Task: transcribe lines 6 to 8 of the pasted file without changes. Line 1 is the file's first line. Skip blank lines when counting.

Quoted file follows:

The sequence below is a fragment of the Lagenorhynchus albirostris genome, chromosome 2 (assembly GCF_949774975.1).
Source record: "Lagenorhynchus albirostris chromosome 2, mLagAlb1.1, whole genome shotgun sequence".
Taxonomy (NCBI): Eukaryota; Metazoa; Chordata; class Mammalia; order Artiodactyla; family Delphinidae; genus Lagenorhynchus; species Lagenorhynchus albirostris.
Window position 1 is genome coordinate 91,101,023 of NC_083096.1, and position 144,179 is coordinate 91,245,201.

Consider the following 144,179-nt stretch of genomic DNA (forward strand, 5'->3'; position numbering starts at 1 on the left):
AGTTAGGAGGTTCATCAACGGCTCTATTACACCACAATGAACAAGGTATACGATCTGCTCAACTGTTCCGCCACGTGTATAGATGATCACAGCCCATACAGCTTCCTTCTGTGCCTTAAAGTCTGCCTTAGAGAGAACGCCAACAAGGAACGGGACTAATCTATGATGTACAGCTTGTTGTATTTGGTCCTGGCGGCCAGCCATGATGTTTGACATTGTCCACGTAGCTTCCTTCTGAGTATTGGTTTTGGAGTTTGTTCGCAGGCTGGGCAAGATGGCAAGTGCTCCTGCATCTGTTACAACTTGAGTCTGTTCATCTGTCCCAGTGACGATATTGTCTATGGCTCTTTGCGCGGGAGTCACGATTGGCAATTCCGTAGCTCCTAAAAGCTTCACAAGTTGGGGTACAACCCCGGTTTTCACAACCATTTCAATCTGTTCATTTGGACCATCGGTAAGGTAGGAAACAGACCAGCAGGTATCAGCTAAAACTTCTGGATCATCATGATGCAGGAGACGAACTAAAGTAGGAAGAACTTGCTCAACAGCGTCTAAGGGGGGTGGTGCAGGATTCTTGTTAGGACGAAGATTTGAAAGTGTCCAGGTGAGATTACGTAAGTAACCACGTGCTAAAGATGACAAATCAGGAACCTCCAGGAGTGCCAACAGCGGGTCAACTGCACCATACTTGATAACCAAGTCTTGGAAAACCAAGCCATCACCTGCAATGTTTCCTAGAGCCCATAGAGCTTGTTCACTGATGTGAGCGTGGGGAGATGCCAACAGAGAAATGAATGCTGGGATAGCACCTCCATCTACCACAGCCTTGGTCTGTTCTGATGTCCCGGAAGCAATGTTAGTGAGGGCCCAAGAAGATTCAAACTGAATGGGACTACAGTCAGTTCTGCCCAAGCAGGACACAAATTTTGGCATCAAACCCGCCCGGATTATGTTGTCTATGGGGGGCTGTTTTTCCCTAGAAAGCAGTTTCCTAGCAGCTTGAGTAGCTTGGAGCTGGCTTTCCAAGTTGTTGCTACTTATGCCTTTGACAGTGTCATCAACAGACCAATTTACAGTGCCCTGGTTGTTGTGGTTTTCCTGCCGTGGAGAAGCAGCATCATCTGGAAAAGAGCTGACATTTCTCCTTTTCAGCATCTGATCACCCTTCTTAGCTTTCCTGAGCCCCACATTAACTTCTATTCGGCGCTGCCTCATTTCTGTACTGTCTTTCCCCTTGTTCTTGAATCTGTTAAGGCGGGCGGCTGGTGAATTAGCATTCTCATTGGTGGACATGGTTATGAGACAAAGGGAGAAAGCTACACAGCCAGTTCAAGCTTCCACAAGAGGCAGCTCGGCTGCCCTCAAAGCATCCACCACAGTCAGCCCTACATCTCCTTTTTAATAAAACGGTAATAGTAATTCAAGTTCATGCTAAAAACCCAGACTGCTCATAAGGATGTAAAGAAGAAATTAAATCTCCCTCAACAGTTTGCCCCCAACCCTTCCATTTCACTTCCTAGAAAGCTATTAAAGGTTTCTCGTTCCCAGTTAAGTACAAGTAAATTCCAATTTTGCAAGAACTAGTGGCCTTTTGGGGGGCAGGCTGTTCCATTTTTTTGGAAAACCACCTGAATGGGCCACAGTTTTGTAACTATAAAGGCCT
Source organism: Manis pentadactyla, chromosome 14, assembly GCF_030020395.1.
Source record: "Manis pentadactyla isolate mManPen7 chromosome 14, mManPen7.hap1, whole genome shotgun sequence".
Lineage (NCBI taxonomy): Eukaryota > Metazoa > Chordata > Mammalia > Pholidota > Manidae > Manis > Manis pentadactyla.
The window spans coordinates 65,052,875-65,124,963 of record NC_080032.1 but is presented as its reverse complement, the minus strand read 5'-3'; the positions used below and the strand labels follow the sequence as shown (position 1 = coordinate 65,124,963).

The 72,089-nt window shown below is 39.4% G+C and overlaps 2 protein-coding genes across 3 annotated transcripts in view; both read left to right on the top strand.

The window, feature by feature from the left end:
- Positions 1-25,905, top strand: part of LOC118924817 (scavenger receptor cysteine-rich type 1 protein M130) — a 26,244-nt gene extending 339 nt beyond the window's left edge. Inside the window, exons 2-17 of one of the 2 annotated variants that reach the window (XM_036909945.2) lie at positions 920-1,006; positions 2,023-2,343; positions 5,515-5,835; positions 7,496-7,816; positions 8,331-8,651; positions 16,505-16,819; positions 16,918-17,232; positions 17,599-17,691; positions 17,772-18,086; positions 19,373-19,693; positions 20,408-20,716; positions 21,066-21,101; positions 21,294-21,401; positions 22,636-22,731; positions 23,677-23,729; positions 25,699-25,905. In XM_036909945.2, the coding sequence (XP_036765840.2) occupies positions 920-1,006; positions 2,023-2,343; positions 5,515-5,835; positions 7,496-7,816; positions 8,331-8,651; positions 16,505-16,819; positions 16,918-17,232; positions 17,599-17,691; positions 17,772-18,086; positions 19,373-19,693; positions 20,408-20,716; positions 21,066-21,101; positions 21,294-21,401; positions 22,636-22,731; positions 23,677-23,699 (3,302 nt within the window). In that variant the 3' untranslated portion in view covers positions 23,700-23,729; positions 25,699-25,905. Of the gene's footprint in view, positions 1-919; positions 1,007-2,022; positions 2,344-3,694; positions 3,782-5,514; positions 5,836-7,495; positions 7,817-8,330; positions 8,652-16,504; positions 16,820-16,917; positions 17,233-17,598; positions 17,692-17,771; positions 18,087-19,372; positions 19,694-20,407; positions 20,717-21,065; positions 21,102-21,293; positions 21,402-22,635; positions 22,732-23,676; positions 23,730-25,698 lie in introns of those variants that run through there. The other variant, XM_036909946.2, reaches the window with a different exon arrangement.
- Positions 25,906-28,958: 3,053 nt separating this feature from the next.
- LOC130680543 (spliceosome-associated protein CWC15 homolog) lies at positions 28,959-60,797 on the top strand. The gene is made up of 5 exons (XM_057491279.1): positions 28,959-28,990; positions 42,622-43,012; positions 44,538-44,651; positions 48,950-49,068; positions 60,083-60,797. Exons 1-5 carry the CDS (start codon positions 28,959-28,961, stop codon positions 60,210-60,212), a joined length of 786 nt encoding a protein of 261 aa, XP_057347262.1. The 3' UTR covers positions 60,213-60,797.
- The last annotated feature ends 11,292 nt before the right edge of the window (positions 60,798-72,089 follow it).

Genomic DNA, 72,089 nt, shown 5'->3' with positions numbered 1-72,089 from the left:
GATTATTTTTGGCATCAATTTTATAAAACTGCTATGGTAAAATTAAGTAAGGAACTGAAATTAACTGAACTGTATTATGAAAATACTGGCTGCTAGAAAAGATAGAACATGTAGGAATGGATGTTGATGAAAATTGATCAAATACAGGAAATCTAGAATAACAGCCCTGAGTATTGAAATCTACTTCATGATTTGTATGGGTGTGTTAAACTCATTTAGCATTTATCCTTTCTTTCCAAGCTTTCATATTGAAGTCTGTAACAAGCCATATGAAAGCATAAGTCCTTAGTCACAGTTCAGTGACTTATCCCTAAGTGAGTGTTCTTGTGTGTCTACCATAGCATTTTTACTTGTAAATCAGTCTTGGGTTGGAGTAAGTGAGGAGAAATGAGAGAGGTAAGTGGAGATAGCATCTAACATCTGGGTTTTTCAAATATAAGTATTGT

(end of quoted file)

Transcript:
AGTTAGGAGGTTCATCAACGGCTCTATTACACCACAATGAACAAGGTATACGATCTGCTCAACTGTTCCGCCACGTGTATAGATGATCACAGCCCATACAGCTTCCTTCTGTGCCTTAAAGTCTGCCTTAGAGAGAACGCCAACAAGGAACGGGACTAATCTATGATGTACAGCTTGTTGTATTTGGTCCTGGCGGCCAGCCATGATGTTTGACATTGTCCACGTAGCTTCCTTCTGAGTATTGGTTTTGGAGTTTGTTCGCAGGCTGGGCAAGATGGCAAGTGCTCCTGCATCTGTTACAACTTGAGTCTGTTCATCTGTCCCAGTGACGATATTGTCTATGGCTCTTTGCGCGGGAGTCACGATTGGCAATTCCGTAGCTCCTAAAAGCTTCACAAGTTGGGGTACAACCCCGGTTTTCACAACCATTTCAATCTGTTCATTTGGACCATCGGTAAGGTAGGAAACAGACCAGCAGGTATCAGCTAAAACTTCTGGATCATCATGATGCAGGAGACGAACTAAAGTAGGAAGAACTTGCTCAACAGCGTCTAAGGGGGGTGGTGCAGGATTCTTGTTAGGACGAAGATTTGAAAGTGTCCAGGTGAGATTACGTAAGTAACCACGTGCTAAAGATGACAAATCAGGAACCTCCAGGAGTGCCAACAGCGGGTCAACTGCACCATACTTGATAACCAAGTCTTGGAAAACCAAGCCATCACCTGCAATGTTTCCTAGAGCCCATAGAGCTTGTTCACTGATGTGAGCGTGGGGAGATGCCAACAGAGAAATGAATGCTGGGATAGCACCTCCATCTACCACAGCCTTGGTCTGTTCTGATGTCCCGGAAGCAATGTTAGTGAGGGCCCAAGAAGATTCAAACTGAATGGGACTACAGTCAGTTCTGCCCAAGCAGGACACAAATTTTGGCATCAAACCCGCCCGGATTATGTTGTCTATGGGGGGCTGTTTTTCCCTAGAAAGCAGTTTCCTAGCAGCTTGAGTAGCTTGGAGCTGGCTTTCCAAGTTGTTGCTACTTATGCCTTTGACAGTGTCATCAACAGACCAATTTACAGTGCCCTGGTTGTTGTGGTTTTCCTGCCGTGGAGAAGCAGCATCATCTGGAAAAGAGCTGACATTTCTCCTTTTCAGCATCTGATCACCCTTCTTAGCTTTCCTGAGCCCCACATTAACTTCTATTCGGCGCTGCCTCATTTCTGTACTGTCTTTCCCCTTGTTCTTGAATCTGTTAAGGCGGGCGGCTGGTGAATTAGCATTCTCATTGGTGGACATGGTTATGAGACAAAGGGAGAAAGCTACACAGCCAGTTCAAGCTTCCACAAGAGGCAGCTCGGCTGCCCTCAAAGCATCCACCACAGTCAGCCCTACATCTCCTTTTTAATAAAACGGTAATAGTAATTCAAGTTCATGCTAAAAACCCAGACTGCTCATAAGGATGTAAAGAAGAAATTAAATCTCCCTCAACAGTTTGCCCCCAACCCTTCCATTTCACTTCCTAGAAAGCTATTAAAGGTTTCTCGTTCCCAGTTAAGTACAAGTAAATTCCAATTTTGCAAGAACTAGTGGCCTTTTGGGGGGCAGGCTGTTCCATTTTTTTGGAAAACCACCTGAATGGGCCACAGTTTTGTAACTATAAAGGCCT
Source organism: Manis pentadactyla, chromosome 14, assembly GCF_030020395.1.
Source record: "Manis pentadactyla isolate mManPen7 chromosome 14, mManPen7.hap1, whole genome shotgun sequence".